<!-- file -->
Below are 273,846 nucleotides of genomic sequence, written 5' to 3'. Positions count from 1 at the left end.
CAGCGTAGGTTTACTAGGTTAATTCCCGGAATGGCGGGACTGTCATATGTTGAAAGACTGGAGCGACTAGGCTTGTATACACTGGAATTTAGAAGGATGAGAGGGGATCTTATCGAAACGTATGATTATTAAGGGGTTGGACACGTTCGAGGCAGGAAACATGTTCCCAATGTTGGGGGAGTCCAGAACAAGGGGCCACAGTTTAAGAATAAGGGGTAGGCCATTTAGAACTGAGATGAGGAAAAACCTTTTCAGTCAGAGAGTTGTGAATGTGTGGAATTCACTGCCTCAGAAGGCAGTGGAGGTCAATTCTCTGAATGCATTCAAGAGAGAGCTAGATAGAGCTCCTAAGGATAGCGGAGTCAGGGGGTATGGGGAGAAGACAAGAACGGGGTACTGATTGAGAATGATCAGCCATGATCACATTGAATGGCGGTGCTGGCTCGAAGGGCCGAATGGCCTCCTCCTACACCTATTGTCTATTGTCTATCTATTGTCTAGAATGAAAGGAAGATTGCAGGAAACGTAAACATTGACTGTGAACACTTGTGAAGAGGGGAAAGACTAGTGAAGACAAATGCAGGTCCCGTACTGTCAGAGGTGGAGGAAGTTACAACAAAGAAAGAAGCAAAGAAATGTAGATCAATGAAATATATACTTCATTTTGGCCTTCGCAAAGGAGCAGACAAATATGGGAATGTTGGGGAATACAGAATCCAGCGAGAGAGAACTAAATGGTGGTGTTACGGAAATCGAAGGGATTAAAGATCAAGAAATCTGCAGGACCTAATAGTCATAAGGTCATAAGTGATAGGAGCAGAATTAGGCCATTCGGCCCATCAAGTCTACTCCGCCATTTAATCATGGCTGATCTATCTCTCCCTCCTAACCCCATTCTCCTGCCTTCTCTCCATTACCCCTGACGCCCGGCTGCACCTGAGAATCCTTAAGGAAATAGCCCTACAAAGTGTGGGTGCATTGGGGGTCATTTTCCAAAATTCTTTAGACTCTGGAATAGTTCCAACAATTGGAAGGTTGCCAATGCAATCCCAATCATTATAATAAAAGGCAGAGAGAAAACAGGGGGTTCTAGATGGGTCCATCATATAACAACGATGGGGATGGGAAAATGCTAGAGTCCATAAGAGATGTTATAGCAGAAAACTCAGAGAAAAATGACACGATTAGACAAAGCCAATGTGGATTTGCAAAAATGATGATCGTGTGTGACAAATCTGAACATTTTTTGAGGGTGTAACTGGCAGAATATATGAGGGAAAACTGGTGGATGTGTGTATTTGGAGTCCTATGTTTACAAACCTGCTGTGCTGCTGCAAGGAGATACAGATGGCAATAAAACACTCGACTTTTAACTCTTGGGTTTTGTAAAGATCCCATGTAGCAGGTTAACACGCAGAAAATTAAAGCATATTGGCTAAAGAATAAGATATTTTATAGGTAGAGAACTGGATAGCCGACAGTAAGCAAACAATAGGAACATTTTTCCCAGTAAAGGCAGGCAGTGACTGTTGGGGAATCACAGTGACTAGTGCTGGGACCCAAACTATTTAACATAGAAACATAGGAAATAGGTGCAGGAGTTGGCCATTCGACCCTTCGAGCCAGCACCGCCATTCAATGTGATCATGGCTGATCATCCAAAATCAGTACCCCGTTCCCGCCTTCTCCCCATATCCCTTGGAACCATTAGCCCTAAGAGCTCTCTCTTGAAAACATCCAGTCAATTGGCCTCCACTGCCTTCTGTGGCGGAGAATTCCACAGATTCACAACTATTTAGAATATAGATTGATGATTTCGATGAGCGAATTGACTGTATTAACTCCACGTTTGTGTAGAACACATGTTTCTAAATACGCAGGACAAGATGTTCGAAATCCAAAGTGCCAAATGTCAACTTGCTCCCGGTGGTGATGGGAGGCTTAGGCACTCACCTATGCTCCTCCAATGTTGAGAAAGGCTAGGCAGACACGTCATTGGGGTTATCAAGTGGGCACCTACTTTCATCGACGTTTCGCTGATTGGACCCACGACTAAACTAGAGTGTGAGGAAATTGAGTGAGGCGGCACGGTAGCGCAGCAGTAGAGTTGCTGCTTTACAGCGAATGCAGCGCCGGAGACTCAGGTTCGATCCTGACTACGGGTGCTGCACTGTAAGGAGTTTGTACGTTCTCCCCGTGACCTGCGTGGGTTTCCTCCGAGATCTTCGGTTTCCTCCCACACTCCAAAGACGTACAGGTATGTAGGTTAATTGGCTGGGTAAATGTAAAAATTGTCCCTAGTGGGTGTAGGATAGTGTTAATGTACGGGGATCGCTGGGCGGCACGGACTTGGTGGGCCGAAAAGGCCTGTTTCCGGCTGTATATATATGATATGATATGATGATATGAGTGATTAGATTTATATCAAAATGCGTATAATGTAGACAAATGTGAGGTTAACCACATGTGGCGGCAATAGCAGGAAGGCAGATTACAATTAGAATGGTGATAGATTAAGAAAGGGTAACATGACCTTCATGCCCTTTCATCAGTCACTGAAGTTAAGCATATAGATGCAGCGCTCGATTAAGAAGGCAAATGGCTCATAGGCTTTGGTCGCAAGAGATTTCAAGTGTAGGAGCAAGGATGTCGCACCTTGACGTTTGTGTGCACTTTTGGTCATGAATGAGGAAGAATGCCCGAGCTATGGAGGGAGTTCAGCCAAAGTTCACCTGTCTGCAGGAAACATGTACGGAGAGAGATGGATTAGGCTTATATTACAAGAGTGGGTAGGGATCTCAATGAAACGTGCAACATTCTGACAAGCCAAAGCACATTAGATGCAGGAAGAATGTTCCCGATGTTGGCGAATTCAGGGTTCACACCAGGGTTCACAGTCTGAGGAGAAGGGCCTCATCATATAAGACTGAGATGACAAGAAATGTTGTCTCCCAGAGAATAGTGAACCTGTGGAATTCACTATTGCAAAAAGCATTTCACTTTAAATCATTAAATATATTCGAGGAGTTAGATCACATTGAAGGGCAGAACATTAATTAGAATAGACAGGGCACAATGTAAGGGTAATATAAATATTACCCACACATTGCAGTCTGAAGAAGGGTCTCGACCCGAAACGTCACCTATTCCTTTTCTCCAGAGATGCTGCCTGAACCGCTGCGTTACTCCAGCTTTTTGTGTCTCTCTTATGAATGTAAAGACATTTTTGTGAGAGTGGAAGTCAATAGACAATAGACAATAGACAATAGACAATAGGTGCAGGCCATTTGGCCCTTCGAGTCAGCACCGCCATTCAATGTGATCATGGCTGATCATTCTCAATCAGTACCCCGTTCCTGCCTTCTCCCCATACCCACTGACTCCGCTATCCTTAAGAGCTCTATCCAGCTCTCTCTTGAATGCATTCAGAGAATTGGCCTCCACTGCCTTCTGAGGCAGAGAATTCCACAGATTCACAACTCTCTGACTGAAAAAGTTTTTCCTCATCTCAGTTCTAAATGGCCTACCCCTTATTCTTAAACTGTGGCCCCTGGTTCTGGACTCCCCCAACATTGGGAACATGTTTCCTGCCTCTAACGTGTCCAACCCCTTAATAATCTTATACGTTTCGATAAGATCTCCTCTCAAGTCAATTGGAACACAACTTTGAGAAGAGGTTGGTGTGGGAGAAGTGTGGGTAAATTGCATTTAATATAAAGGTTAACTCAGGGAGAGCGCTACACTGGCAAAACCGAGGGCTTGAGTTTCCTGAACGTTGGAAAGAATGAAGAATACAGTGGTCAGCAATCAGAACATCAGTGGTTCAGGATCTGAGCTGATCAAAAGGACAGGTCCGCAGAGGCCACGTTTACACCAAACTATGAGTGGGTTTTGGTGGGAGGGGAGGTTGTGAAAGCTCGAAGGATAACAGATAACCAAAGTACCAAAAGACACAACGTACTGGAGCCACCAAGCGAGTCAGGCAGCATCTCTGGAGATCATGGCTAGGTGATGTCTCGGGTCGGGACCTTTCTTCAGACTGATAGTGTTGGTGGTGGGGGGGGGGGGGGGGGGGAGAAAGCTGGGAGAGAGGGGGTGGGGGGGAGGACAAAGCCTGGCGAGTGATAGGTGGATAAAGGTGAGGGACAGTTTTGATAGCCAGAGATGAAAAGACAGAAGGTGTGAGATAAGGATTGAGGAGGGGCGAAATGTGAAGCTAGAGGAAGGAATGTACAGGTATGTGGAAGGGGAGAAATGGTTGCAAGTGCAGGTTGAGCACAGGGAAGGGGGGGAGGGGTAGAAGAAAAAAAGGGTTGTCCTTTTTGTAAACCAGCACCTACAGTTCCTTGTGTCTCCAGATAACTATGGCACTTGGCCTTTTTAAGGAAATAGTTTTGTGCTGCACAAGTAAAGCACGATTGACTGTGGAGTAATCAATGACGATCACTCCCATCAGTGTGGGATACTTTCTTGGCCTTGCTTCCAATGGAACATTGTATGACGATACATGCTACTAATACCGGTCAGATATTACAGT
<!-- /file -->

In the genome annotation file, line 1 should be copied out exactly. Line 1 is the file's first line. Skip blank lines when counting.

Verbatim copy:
Below are 273,846 nucleotides of genomic sequence, written 5' to 3'. Positions count from 1 at the left end.